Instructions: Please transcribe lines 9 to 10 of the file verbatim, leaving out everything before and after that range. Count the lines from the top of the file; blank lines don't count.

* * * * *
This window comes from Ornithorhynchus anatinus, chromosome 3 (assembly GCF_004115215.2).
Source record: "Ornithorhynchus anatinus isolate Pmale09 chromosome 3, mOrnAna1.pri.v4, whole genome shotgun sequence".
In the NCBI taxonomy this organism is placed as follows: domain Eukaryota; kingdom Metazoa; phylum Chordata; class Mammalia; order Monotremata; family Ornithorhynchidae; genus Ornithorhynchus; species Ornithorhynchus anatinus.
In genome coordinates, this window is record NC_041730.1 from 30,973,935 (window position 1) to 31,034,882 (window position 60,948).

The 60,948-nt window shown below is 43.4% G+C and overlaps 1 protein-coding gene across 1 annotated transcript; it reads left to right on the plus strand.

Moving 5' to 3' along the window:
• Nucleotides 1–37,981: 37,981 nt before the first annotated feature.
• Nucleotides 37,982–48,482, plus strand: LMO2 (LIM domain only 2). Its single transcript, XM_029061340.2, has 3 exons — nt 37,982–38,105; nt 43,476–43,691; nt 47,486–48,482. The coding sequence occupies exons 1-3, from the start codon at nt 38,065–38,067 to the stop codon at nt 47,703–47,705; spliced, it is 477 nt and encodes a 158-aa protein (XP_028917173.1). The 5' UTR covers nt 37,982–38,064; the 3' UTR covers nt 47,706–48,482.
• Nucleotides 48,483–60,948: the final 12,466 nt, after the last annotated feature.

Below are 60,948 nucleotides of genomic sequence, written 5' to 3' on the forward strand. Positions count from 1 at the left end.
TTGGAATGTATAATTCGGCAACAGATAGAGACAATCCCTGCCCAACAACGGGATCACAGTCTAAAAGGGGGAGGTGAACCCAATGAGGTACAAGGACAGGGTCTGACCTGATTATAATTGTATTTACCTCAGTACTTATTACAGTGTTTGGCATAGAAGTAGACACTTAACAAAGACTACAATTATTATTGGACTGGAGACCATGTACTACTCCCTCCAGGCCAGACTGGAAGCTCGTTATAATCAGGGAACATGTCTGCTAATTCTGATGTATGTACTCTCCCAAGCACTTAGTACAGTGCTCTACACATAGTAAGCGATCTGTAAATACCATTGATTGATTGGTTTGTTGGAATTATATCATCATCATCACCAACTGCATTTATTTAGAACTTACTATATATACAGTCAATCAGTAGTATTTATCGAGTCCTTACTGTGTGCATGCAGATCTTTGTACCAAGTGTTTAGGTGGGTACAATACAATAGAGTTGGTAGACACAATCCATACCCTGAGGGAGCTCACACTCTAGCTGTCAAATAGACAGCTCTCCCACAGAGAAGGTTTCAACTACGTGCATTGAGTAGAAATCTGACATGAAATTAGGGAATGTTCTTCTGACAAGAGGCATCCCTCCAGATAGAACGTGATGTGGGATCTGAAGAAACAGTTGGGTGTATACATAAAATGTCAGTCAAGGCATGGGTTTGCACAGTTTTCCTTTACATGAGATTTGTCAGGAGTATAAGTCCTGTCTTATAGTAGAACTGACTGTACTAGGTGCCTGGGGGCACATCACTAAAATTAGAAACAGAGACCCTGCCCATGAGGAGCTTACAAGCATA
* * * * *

• Nucleotides 48,483–60,948: the final 12,466 nt, after the last annotated feature.

Below are 60,948 nucleotides of genomic sequence, written 5' to 3' on the forward strand. Positions count from 1 at the left end.